Biological, or physical, anthropology extends the study of what it is to be human through time and space to focus on humans from a biological perspective, within an evolutionary framework. In their research, biological/physical anthropologists explore three broad areas: human biology and variability, the anatomy and behaviour of non-human primates, and the fossilized evidence supporting the concept of human evolution. Thus, the field of biological anthropology encompasses several subdisciplines:
- Paleoanthropology is the study of ancient humans (their anatomy, behaviour, ecology and chronology), particularly as evidenced in the fossil record over the last 4–5 million years.
- Anthropometry, the measurement of human body parts, focuses on identifying and evaluating physical variability among living and extinct human populations.
- Genetics, a branch of biology dealing with variability among organisms and the mechanisms for transmission of variable characteristics from parent to offspring, allows biological anthropologists to explain how evolutionary processes work.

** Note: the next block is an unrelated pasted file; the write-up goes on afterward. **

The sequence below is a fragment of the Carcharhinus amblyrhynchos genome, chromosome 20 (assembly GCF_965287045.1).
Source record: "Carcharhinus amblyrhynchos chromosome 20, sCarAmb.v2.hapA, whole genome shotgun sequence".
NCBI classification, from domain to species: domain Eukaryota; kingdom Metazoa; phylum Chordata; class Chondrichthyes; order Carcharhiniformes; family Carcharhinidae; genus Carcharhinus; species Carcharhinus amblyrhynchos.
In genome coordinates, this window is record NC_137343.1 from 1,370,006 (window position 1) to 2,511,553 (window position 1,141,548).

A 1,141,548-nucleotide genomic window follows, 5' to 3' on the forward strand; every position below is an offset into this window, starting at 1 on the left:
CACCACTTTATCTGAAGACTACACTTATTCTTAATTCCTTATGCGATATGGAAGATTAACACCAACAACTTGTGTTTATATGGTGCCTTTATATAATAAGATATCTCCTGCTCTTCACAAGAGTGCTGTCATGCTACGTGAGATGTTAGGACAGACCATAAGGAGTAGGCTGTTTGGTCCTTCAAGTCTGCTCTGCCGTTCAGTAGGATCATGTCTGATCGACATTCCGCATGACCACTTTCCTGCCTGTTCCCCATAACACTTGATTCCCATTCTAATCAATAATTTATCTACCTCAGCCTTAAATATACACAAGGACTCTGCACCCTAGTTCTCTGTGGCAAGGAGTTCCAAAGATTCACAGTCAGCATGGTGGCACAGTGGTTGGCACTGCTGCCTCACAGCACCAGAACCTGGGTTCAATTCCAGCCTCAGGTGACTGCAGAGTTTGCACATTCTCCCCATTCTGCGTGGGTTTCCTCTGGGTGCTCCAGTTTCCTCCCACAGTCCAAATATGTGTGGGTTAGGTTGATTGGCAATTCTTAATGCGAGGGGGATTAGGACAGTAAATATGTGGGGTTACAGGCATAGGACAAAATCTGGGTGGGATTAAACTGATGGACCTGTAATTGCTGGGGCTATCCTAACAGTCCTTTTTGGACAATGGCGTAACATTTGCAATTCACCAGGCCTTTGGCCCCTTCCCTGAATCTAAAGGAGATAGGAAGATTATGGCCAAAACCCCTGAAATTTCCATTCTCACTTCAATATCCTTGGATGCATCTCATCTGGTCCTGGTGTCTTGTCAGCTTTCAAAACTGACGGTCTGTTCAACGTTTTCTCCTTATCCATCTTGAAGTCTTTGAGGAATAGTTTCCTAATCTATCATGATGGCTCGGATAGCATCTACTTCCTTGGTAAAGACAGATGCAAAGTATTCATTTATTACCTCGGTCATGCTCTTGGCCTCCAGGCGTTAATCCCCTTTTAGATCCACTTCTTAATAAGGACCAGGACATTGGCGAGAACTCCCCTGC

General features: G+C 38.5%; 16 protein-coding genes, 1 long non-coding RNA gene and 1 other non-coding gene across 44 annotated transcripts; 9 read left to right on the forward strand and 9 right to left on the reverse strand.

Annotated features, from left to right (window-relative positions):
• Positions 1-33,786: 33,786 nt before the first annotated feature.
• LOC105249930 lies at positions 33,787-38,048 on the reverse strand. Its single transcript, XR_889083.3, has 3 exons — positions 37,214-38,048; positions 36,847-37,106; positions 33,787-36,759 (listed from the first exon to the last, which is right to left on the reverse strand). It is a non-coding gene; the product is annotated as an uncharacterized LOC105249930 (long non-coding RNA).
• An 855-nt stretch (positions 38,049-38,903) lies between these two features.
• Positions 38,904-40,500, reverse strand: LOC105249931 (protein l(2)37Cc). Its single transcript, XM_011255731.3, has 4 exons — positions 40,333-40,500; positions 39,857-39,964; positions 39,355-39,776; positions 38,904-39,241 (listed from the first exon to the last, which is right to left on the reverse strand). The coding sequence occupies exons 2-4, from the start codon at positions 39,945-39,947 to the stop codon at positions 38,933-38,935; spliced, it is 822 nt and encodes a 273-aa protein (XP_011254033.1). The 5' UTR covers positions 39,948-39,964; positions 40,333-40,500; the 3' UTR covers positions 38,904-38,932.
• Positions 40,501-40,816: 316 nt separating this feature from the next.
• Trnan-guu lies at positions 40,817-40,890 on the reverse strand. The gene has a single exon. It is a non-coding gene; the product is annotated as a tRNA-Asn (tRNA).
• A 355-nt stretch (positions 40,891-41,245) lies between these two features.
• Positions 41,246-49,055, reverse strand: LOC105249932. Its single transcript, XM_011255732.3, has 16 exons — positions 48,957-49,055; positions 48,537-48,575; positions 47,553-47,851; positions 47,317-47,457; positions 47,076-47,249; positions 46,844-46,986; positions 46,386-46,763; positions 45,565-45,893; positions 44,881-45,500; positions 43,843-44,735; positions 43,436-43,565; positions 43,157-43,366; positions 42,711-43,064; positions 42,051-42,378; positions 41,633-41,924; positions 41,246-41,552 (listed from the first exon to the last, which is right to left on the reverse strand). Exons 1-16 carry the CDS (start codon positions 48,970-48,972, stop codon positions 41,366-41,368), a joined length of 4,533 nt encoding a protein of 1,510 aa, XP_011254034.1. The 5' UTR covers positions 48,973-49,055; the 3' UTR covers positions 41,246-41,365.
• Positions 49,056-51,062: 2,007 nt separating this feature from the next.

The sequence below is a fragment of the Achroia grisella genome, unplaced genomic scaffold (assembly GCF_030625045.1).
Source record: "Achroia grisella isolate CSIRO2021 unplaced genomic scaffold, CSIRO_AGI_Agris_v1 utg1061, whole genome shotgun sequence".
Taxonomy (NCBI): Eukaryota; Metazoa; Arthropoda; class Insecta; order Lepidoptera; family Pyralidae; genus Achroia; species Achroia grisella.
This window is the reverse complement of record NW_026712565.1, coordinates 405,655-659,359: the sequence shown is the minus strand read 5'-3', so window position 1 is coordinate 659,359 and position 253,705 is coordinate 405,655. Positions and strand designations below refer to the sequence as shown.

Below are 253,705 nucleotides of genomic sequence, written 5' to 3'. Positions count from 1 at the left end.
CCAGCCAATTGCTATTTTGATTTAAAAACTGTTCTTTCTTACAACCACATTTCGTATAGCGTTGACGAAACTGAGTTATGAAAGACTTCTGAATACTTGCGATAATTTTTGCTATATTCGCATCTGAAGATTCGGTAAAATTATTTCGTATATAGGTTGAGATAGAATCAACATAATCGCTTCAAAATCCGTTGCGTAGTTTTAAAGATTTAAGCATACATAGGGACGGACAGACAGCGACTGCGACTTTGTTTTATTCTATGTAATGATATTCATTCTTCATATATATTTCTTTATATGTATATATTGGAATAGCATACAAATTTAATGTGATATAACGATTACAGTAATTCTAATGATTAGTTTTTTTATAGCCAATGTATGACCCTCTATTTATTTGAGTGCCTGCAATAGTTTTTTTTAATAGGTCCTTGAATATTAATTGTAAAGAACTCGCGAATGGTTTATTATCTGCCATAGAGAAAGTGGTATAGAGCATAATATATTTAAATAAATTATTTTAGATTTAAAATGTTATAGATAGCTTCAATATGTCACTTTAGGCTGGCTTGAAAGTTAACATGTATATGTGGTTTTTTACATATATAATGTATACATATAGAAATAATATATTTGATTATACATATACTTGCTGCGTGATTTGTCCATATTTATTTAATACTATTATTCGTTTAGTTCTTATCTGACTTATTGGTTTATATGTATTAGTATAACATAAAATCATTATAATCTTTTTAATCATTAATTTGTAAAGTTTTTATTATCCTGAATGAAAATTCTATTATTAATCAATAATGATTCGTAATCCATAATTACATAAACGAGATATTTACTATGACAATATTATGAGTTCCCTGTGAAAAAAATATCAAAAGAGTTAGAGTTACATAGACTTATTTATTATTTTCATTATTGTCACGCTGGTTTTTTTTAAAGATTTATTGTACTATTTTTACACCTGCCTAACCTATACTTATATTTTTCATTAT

- Primatology is the study of the behaviour and biology of those species most closely related to us, the nonhuman primates (prosimians, monkeys and apes); anthropologists use this information on social and reproductive behaviour, infant care, communication, diet, and locomotion in order to better understand how our own behaviours have evolved.
- Osteology is the study of skeletal material; human osteology focuses on the interpretation of the skeletal remains of past human populations, while paleoanthropologists use the same techniques to study ancient humans. Paleopathology is an important branch of osteology that studies abnormalities, or traces of disease, nutritional deficiencies, and injury in human skeletal remains.
- Forensic anthropology is an applied anthropological approach dealing with legal questions. Forensic anthropologists are often asked to aid in the identification of human remains, and have recently been involved in such tragedies as the crash of a Swissair plane at Peggy's Cove, Nova Scotia, and the investigation of “disappeared persons” in Argentina.
In their quest to understand our nature as a single species with substantial genetic and physical diversity, as well as our recent and common ancestry, biological anthropologists collaborate not only with other anthropologists, but also with specialists from other disciplines such as chemistry, geology and botany.
AU offers an introductory course in biological anthropology (ANTH 278), a course in human sexuality (SOSC 378) that includes components of human biology, and a course in primate behaviour (ANTH 310).